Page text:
Sex Roles

, Volume 79, Issue 11–12, pp 671–682 | Cite as

The Relationship Between Sexualized Appearance and Perceptions of Women’s Competence and Electability

  • Julia K. Smith
  • Miriam LissEmail author
  • Mindy J. Erchull
  • Celeste M. Kelly
  • Kathleen Adragna
  • Katlyn Baines
Original Article


Women do not have a uniform or standardized “suit” to wear in the workplace so they must make daily decisions about what to wear. Some propose that women should dress in a sexualized way to gain power and influence, but sexy attire is related to lower perceptions of competence for women in leadership positions. We explored the effect of revealing or conservative attire on perceptions of women’s leadership competence. We also used eye-tracker technology to determine whether looking at sexualized body parts (i.e., breasts, hemline) was related to lower perceptions of leadership competence and electability. A female candidate for a student senate presidency at a U.S. university wearing revealing clothing was perceived by 191 college students as less honest and trustworthy, electable, and competent than one wearing conservative clothing. Sexualized body parts were looked at longer when the candidate was wearing revealing clothing compared to conservative clothing. Furthermore, mediation analyses indicated that the revealing clothing led participants to gaze at sexualized body parts, which, in turn, led to perceiving the candidate as less honest/trustworthy, which lowered their evaluations of her competence and electability. These findings suggest that viewing a woman in a sexy outfit can lead others to stare more at her body and make negative evaluations of her personal attributes. This finding has implications for the choices women make in workplace and leadership contexts.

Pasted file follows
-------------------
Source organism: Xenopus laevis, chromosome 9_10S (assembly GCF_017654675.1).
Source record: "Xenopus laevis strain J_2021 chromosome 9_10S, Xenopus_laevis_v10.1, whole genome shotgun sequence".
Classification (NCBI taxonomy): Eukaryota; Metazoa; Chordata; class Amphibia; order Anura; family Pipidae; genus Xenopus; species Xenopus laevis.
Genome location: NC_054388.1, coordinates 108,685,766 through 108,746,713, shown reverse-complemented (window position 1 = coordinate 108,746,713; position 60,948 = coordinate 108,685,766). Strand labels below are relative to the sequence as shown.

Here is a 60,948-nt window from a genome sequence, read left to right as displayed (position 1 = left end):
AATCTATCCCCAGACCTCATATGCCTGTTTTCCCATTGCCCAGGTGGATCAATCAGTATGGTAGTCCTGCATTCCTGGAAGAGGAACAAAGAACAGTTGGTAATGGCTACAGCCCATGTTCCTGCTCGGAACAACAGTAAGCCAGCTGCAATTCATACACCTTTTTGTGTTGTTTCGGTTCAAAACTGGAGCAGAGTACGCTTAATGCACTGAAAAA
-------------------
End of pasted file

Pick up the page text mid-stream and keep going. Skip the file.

Eye-tracking Competence Female workplace attire Sexual attire Person perception Electability 


Compliance with Ethical Standards

My coauthors and I do not have any interests that might be interpreted as influencing or conflicting with this research. The procedures used in collection of data conform to current APA ethical standards for the protection of human subjects. These procedures were approved by the institutional review board of the University of Mary Washington. We also certify that the manuscript is not under review elsewhere and has not been previously published elsewhere in whole or in part.

Supplementary material

11199_2018_898_MOESM1_ESM.docx (650 kb)
ESM 1 (DOCX 649 kb)


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Copyright information

© Springer Science+Business Media, LLC, part of Springer Nature 2018

Authors and Affiliations

  • Julia K. Smith
    • 1
  • Miriam Liss
    • 1
    • 2
    Email author
  • Mindy J. Erchull
    • 1
  • Celeste M. Kelly
    • 1
  • Kathleen Adragna
    • 1
  • Katlyn Baines
    • 1
  1. 1.Department of PsychologyUniversity of Mary WashingtonFredericksburgUSA
  2. 2.Department of Psychological ScienceUniversity of Mary WashingtonFredericksburgUSA

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